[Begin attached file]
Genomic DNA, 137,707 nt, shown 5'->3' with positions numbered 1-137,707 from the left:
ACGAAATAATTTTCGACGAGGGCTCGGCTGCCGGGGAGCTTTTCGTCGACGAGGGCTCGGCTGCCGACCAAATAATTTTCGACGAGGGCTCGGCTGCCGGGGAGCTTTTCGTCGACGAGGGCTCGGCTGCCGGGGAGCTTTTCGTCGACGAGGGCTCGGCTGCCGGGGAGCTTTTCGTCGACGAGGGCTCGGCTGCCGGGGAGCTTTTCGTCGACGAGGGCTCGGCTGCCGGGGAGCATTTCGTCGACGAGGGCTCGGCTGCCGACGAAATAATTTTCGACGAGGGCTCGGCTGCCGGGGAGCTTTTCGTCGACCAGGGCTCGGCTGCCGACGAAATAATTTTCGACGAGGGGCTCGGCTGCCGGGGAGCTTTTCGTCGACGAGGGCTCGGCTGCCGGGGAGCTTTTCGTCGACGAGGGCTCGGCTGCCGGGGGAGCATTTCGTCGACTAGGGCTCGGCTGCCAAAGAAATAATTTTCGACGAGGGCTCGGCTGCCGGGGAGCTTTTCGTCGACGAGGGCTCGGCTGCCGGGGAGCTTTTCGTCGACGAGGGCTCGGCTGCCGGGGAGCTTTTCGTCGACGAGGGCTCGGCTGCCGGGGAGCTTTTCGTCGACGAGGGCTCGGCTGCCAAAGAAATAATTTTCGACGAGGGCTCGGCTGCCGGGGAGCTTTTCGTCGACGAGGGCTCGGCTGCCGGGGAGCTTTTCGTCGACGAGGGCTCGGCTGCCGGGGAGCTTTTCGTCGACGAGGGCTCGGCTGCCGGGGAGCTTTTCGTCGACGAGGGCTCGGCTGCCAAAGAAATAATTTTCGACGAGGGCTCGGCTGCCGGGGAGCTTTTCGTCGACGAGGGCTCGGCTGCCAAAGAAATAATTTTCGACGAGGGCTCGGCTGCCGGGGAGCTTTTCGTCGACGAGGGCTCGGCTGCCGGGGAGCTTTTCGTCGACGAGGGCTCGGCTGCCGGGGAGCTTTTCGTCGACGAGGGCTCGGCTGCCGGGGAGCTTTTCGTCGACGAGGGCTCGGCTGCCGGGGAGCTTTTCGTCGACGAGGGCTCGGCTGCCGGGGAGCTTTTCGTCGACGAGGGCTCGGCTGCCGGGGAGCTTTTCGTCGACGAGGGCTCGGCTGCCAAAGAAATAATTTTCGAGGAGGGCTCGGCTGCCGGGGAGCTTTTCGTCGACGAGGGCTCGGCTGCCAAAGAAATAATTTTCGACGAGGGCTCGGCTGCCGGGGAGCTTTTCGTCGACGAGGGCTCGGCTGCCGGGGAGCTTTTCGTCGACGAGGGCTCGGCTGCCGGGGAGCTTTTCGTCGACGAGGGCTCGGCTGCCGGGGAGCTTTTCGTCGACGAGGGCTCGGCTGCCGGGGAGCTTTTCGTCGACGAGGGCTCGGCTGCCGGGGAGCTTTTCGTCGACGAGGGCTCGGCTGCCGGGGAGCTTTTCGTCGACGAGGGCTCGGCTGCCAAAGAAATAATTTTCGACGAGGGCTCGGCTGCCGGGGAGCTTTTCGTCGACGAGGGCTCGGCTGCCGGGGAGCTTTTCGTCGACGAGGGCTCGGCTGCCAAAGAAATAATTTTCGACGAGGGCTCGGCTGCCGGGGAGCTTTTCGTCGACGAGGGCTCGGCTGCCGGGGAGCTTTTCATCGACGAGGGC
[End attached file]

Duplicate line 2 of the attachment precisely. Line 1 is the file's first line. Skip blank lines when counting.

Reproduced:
ACGAAATAATTTTCGACGAGGGCTCGGCTGCCGGGGAGCTTTTCGTCGACGAGGGCTCGGCTGCCGACCAAATAATTTTCGACGAGGGCTCGGCTGCCGGGGAGCTTTTCGTCGACGAGGGCTCGGCTGCCGGGGAGCTTTTCGTCGACGAGGGCTCGGCTGCCGGGGAGCTTTTCGTCGACGAGGGCTCGGCTGCCGGGGAGCTTTTCGTCGACGAGGGCTCGGCTGCCGGGGAGCATTTCGTCGACGAGGGCTCGGCTGCCGACGAAATAATTTTCGACGAGGGCTCGGCTGCCGGGGAGCTTTTCGTCGACCAGGGCTCGGCTGCCGACGAAATAATTTTCGACGAGGGGCTCGGCTGCCGGGGAGCTTTTCGTCGACGAGGGCTCGGCTGCCGGGGAGCTTTTCGTCGACGAGGGCTCGGCTGCCGGGGGAGCATTTCGTCGACTAGGGCTCGGCTGCCAAAGAAATAATTTTCGACGAGGGCTCGGCTGCCGGGGAGCTTTTCGTCGACGAGGGCTCGGCTGCCGGGGAGCTTTTCGTCGACGAGGGCTCGGCTGCCGGGGAGCTTTTCGTCGACGAGGGCTCGGCTGCCGGGGAGCTTTTCGTCGACGAGGGCTCGGCTGCCAAAGAAATAATTTTCGACGAGGGCTCGGCTGCCGGGGAGCTTTTCGTCGACGAGGGCTCGGCTGCCGGGGAGCTTTTCGTCGACGAGGGCTCGGCTGCCGGGGAGCTTTTCGTCGACGAGGGCTCGGCTGCCGGGGAGCTTTTCGTCGACGAGGGCTCGGCTGCCAAAGAAATAATTTTCGACGAGGGCTCGGCTGCCGGGGAGCTTTTCGTCGACGAGGGCTCGGCTGCCAAAGAAATAATTTTCGACGAGGGCTCGGCTGCCGGGGAGCTTTTCGTCGACGAGGGCTCGGCTGCCGGGGAGCTTTTCGTCGACGAGGGCTCGGCTGCCGGGGAGCTTTTCGTCGACGAGGGCTCGGCTGCCGGGGAGCTTTTCGTCGACGAGGGCTCGGCTGCCGGGGAGCTTTTCGTCGACGAGGGCTCGGCTGCCGGGGAGCTTTTCGTCGACGAGGGCTCGGCTGCCGGGGAGCTTTTCGTCGACGAGGGCTCGGCTGCCAAAGAAATAATTTTCGAGGAGGGCTCGGCTGCCGGGGAGCTTTTCGTCGACGAGGGCTCGGCTGCCAAAGAAATAATTTTCGACGAGGGCTCGGCTGCCGGGGAGCTTTTCGTCGACGAGGGCTCGGCTGCCGGGGAGCTTTTCGTCGACGAGGGCTCGGCTGCCGGGGAGCTTTTCGTCGACGAGGGCTCGGCTGCCGGGGAGCTTTTCGTCGACGAGGGCTCGGCTGCCGGGGAGCTTTTCGTCGACGAGGGCTCGGCTGCCGGGGAGCTTTTCGTCGACGAGGGCTCGGCTGCCGGGGAGCTTTTCGTCGACGAGGGCTCGGCTGCCAAAGAAATAATTTTCGACGAGGGCTCGGCTGCCGGGGAGCTTTTCGTCGACGAGGGCTCGGCTGCCGGGGAGCTTTTCGTCGACGAGGGCTCGGCTGCCAAAGAAATAATTTTCGACGAGGGCTCGGCTGCCGGGGAGCTTTTCGTCGACGAGGGCTCGGCTGCCGGGGAGCTTTTCATCGACGAGGGC